Utility Scale Energy Storage growing rapidly
May 31, 2015
A GTM Research report says that the United States will deploy 220 MW of new energy storage capacity, with 89 percent of the additions coming in front of the meter and 11 percent behind the meter in 2015.
If adopted at scale, experts say energy storage could allow utilities much greater flexibility in how they generate power, such as the use of more intermittent solar and wind power, while also helping to eliminate bottlenecks on the power grid.
Thanks to rapid technological advances and market shifts, large utilities like Duke Energy of North Carolina, Consolidated Edison of New York and Southern California Edison are investing tens of millions of dollars in the development and deployment of commercial-scale energy storage facilities.
Duke announced a partnership with three other firms -- LG Chem, Greensmith Energy Management Systems and Parker Hannifin -- to construct a 2-MW energy storage system at a retired coal-fired power plant in New Richmond, Ohio.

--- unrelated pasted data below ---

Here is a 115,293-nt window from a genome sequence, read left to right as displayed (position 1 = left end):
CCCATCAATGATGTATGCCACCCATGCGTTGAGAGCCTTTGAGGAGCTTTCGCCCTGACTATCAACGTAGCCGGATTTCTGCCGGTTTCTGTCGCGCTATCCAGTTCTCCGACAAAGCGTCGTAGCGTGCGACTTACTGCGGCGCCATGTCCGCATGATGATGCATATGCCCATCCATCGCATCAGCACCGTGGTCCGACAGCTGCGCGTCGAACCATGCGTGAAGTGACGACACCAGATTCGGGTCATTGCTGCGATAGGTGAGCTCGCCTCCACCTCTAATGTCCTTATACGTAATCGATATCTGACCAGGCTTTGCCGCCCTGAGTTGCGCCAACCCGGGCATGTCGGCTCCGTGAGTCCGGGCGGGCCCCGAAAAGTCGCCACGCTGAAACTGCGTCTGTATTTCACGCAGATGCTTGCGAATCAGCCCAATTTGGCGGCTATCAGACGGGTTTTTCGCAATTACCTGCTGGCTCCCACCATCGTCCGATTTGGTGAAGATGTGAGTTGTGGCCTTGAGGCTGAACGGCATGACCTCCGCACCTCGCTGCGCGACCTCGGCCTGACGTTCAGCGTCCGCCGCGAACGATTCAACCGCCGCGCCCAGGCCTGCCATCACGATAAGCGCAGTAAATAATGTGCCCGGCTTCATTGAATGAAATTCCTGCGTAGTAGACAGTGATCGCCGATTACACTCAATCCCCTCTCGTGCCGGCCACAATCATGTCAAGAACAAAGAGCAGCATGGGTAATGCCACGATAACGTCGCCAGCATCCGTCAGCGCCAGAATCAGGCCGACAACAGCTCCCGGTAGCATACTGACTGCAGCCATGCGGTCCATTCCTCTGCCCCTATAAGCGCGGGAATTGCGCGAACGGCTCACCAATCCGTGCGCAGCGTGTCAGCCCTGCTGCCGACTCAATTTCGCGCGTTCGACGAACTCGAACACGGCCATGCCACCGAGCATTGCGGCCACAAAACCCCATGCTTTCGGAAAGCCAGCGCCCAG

General Electric announced it would supply a 7-megawatt-hour energy storage system to New York-based Convergent Energy + Power for use by the Ontario Independent Electricity System Operator (IESO), which manages the flow of 34,000 MW of power across Canada's most populated province.
"Fast-responding energy storage is recognized for the tremendous benefits it provides to grid operations, because it can instantaneously absorb excess energy from the grid or release energy," Phil Grigsby, Duke's vice president of commercial transmission, said in a statement.
"Delivering that power in seconds, as opposed to a power plant that could take 10 minutes or more to ramp up, is the unique value the battery system provides to grid operators."